TM: Directing a film is an overwhelming task. There were areas I felt very comfortable with and other areas I had to learn on the job. It was one of the most difficult things I’ve ever done and ultimately one of the most rewarding.

What made it so difficult?

TM: Coming from a theatrical background I always felt comfortable working with the actors. But when it came to the technical aspects, I was always being schooled by my Cinematographer and crew. You have to have a humble sense of humor when it comes to that world. “I don’t know anything and we’ll learn as we go.” We didn’t have much time or money. We shot the film in 20 days for a half a million dollars. We were shooting eight pages a day. One take and a safety if we had time was all we ever had.

Where did the half million come from?

TM: I had finished the script and had my actors attached, but none of them, even Patricia Clarkson, who has an amazing reputation, had the ability to greenlight a movie. We spent about a year and a half searching out money and eventually after pretty much everyone we met with had passed we met a new company, SenArt Films. SenArt was a small company, Robert May and Kathryn Tucker, and they were ready to go. They had the money and they loved the script.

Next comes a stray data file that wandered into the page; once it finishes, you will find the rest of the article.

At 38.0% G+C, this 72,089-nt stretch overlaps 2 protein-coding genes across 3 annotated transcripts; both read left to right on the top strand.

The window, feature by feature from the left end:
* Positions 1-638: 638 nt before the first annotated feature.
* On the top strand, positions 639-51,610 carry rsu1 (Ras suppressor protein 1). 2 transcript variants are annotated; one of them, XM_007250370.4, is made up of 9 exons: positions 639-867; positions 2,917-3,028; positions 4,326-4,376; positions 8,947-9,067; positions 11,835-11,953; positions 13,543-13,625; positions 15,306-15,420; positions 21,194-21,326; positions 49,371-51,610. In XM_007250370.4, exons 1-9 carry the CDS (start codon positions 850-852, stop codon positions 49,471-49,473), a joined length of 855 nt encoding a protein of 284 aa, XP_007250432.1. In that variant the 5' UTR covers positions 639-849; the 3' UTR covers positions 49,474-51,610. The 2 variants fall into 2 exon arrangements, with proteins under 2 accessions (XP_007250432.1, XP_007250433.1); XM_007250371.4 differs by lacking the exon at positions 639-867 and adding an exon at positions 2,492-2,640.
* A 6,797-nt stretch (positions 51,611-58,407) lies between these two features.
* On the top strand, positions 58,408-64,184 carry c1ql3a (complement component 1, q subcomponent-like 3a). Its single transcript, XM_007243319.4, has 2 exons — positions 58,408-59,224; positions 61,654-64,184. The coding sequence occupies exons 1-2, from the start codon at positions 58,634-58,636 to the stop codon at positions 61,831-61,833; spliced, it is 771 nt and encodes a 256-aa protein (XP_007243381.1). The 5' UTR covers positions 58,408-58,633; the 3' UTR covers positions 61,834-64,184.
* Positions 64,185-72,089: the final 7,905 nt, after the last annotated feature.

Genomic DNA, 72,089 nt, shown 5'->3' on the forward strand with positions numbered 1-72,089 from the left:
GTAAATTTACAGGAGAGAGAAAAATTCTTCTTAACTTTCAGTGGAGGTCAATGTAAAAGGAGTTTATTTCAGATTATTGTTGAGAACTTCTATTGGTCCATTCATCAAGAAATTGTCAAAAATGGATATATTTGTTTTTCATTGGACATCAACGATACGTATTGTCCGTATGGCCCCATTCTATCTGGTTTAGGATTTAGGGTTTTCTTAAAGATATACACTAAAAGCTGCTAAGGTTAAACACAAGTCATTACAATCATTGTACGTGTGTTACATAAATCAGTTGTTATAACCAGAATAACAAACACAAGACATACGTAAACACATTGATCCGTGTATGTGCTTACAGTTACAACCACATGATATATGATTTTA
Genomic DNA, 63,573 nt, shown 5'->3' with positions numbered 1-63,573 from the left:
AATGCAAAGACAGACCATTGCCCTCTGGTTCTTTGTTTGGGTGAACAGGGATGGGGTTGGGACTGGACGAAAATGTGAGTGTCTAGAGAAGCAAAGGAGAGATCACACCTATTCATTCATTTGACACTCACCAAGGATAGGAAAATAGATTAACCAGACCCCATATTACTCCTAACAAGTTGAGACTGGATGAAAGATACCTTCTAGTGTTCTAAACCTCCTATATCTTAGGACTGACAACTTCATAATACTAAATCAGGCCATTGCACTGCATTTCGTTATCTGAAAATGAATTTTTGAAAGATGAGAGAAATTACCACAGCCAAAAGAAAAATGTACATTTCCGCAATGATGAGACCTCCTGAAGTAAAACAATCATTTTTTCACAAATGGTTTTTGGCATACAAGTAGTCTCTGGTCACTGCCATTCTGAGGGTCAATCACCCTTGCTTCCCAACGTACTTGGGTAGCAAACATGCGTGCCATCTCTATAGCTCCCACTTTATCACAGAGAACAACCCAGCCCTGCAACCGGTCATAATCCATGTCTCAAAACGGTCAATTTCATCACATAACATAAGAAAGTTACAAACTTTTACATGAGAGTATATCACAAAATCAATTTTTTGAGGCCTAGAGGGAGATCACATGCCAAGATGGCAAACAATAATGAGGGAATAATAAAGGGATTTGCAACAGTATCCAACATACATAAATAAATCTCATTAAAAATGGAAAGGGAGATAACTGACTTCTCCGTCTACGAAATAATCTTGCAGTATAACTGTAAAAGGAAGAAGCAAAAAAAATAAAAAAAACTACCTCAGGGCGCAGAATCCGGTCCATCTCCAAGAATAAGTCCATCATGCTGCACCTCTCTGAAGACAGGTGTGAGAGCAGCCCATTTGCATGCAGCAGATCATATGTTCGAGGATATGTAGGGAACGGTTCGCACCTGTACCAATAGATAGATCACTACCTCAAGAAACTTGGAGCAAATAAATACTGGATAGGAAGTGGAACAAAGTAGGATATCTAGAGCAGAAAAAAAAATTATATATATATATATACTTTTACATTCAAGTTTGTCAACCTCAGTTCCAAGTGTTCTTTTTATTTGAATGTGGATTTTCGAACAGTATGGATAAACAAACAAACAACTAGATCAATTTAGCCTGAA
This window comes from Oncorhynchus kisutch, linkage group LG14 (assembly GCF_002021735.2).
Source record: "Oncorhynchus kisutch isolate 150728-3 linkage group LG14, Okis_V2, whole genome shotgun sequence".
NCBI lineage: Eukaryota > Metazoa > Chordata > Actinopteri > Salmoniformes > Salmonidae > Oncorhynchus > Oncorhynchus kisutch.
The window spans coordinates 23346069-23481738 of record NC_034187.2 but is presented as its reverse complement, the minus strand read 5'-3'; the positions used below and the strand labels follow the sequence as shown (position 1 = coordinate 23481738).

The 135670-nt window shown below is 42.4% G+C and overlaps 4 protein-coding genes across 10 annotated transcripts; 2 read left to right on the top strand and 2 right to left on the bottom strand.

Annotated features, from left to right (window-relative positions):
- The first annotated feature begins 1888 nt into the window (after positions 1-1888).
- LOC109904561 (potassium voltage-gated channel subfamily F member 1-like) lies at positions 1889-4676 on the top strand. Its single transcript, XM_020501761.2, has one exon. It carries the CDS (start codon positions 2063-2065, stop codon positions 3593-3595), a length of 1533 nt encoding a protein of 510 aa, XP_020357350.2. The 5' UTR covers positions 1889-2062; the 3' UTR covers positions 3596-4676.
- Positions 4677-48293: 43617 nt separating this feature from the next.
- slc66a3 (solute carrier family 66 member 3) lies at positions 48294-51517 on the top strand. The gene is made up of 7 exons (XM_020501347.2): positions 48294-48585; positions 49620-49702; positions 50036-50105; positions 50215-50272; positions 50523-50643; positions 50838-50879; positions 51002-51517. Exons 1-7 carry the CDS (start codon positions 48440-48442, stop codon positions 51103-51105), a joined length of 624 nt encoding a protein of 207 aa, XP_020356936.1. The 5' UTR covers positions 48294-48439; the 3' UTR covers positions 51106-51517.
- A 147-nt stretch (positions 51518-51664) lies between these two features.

Isn’t it interesting that the elements that make a project hard to get off the ground become the elements that make a film a breakout?

TM: I think you’d be hard pressed to find many roles like this played by a dwarf. I think a lot of people were hesitant in marketing it that way. It became apparent that people were ready for something new. And ready to embrace change. I mean hey, he was in People Magazine‘s “Sexiest Man Alive” issue, he was featured in GQ, and it’s because of who he is. Once it’s done and people see it and like it, then they get behind it.